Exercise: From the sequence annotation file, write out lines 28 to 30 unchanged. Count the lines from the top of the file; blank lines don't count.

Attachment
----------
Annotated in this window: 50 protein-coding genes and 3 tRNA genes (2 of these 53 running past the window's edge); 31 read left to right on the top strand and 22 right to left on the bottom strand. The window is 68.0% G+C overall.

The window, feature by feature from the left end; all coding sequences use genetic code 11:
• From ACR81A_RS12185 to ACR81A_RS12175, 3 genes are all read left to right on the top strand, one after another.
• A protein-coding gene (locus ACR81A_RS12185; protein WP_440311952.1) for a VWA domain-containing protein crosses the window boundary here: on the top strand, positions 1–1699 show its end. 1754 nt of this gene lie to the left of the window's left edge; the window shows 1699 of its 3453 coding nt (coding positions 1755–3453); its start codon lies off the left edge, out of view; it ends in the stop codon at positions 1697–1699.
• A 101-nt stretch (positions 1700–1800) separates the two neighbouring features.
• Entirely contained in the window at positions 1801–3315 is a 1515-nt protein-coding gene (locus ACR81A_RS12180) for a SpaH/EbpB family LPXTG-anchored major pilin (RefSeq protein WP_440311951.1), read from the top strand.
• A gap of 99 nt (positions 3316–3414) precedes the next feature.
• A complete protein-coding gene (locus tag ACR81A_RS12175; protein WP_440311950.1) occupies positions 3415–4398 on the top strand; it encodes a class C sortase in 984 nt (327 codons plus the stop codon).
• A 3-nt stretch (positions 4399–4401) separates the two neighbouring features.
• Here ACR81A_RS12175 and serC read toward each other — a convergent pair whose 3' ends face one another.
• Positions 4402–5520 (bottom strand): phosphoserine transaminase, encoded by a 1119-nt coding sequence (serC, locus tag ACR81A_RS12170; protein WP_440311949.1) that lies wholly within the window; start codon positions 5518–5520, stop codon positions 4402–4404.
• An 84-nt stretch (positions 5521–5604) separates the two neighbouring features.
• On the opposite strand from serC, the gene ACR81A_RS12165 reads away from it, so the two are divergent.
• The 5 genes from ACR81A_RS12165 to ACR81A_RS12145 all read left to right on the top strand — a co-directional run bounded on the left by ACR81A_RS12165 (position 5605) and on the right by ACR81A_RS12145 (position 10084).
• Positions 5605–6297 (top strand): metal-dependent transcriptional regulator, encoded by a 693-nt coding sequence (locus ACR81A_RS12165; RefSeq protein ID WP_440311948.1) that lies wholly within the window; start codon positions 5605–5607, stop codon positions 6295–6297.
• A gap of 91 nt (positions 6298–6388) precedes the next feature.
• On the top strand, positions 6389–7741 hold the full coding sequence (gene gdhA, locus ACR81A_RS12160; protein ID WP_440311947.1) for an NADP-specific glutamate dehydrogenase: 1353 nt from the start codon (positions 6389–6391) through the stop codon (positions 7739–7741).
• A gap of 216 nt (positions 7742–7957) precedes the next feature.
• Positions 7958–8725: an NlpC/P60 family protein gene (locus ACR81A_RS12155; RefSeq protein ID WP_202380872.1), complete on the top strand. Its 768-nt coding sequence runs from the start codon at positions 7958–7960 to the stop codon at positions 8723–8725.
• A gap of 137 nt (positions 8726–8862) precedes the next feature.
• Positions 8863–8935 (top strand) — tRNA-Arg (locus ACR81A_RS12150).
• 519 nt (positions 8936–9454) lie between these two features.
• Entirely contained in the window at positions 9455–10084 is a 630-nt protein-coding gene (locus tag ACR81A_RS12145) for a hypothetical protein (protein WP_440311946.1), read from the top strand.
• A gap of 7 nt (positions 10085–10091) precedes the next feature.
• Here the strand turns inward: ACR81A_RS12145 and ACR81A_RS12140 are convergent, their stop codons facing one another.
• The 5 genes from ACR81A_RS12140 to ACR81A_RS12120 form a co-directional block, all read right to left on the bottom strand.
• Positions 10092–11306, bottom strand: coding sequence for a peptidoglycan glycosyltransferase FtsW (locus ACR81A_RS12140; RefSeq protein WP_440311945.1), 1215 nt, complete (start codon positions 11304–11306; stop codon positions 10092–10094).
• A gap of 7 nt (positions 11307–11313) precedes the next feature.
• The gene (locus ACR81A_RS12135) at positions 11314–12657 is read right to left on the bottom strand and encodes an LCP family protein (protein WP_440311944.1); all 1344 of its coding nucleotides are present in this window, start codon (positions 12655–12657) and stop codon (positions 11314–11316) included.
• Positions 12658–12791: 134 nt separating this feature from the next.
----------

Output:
• A gap of 7 nt (positions 11307–11313) precedes the next feature.
• The gene (locus ACR81A_RS12135) at positions 11314–12657 is read right to left on the bottom strand and encodes an LCP family protein (protein WP_440311944.1); all 1344 of its coding nucleotides are present in this window, start codon (positions 12655–12657) and stop codon (positions 11314–11316) included.
• Positions 12658–12791: 134 nt separating this feature from the next.